“I have a motto: Don’t embarrass your mother. My mother is 80 years old and I think she could still whip me if I did something wrong,” he added. “I didn’t want to go on the show to embarrass myself, or my kids, grandkids or people I know. I wouldn’t have done it if it wasn’t a family show and I was very strict about that.”

McFarlin’s family played a big role in pushing him forward to try out for the show.

“My son Bryan said he wanted everyone to see what a fine man I was,” McFarlin said. “I am proud that it is a family-oriented show, because there are not many shows out there anymore.

“A lot of families watch it and lots of dog-oriented people watch it.”

The third episode aired Thursday night. But if you want to know what’s going to happen in the future, don’t ask McFarlin. His lips are sealed.

“Watch the show on Thursday nights,” McFarlin said.

All about Star

“Star is a gift. She came into my life when I needed a dog,” McFarlin said when asked about his history with his special pet. “I had just lost Freckles, another Brittany, and I didn’t think I could do it anymore. It’s just too sad when a pet dies.”

But his son Bryan and wife disagreed, giving him Star as a present.

“She’s amazing. We go to schools and retirement homes. She’s so soft and gentle with the older people,” McFarlin said. “And she loves doing silly pet tricks. If you watch her, when she sees people laugh, you can see her laughing. And if you get the camera out, get ready, she’s going to show off.”

Star already has made a permanent dent in McFarlin’s heart.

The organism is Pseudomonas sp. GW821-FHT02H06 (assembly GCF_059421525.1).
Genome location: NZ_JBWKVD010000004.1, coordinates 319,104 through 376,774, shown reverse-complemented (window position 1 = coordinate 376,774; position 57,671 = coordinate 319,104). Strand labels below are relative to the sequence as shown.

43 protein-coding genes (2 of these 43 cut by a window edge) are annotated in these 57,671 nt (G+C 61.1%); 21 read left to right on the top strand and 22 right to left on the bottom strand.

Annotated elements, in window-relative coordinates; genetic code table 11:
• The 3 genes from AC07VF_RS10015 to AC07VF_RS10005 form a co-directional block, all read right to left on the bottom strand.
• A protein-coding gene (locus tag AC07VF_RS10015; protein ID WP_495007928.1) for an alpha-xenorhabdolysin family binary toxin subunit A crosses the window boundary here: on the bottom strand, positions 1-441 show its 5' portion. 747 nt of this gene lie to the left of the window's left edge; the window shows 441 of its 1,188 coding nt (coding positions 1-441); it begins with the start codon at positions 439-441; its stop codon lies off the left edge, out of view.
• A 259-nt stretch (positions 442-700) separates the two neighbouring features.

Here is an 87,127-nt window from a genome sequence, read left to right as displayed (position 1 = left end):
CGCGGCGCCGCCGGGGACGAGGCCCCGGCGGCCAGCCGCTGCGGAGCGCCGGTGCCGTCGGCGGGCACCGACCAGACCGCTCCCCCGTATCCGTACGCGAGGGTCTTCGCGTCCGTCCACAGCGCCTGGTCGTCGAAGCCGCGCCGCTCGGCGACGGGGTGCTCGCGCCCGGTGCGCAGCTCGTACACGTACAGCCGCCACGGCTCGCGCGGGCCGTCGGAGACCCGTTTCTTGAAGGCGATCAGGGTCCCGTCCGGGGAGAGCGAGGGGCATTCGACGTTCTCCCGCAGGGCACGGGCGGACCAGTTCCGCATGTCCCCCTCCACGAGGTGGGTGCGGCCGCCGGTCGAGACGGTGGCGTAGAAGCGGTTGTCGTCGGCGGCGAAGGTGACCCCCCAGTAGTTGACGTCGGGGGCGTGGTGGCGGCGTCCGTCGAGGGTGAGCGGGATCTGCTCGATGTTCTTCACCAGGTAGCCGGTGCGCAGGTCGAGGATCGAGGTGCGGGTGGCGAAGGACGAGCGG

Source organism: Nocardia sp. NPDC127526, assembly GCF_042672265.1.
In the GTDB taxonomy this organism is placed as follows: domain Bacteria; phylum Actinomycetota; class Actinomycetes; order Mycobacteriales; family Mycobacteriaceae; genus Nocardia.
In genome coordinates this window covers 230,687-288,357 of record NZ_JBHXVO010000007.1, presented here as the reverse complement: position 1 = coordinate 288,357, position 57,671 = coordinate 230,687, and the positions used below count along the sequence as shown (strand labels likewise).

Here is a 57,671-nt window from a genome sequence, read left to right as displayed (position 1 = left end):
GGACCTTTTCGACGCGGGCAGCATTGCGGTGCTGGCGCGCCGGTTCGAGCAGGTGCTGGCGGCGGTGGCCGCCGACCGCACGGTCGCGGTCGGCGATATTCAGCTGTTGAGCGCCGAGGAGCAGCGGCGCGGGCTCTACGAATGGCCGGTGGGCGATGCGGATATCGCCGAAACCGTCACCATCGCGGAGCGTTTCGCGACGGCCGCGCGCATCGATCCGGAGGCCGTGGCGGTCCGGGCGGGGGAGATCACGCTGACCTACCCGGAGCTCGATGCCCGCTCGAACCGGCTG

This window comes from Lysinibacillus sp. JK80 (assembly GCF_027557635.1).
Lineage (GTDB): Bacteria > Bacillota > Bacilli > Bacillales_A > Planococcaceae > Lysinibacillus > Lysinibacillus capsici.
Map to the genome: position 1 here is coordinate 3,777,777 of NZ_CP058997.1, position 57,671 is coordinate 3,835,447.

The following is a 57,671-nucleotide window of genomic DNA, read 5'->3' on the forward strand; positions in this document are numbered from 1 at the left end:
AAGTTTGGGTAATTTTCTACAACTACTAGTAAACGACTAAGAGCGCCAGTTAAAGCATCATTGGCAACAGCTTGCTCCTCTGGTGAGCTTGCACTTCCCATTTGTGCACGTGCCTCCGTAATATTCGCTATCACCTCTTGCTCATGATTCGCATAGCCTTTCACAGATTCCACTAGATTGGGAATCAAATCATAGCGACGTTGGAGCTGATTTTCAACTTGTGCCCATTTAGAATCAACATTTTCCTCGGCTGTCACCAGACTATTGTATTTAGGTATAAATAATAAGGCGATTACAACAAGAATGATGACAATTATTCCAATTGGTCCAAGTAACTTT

“A year and a half ago, Star got my attention when my wife’s sugar went too low. She’s diabetic and went into diabetic shock,” McFarlin said. “She’s a little of everything. She knows what I need her to do and she does it.”

Star also has a special personality. One of her first tricks was learning to mash buttons down in McFarlin’s truck, rolling down the windows so she could stick her head out and feel the wind.

“But then she learned to hit the other button and locked me out — we’ve had several discussions about that,” McFarlin joked.

Always carrying a bottle of water with him in his truck, Star even learned to give McFarlin the bottled water when she was thirsty.

“There’s a lot of things that she has taught me. Basically, the lights on in there and I had to figure out the switches,” McFarlin said. “But I can’t take all the credit. I read a lot and have learned things and a lot of people have helped me with her.”

So what are some of the things that Star can do besides roll down the window in McFarlin’s truck and get her own bottled water?

Well, first, she has several CGC and AKA titles. She also has USDAA titles for being an agility dog with several Master level Game titles.

Some of her tricks include: Sit, down, stay, fetch the paper, get boots, get shoes, get the TV remote, get water bowl, get food bowl, roll over, crawl, back up, wave hello, speak, dance, hold it, pick up money, open doors, ring bell, roll window down in truck, LOCK truck doors, hide from everyone, count, hurt foot, act embarrassed, climb an ladder, and many more.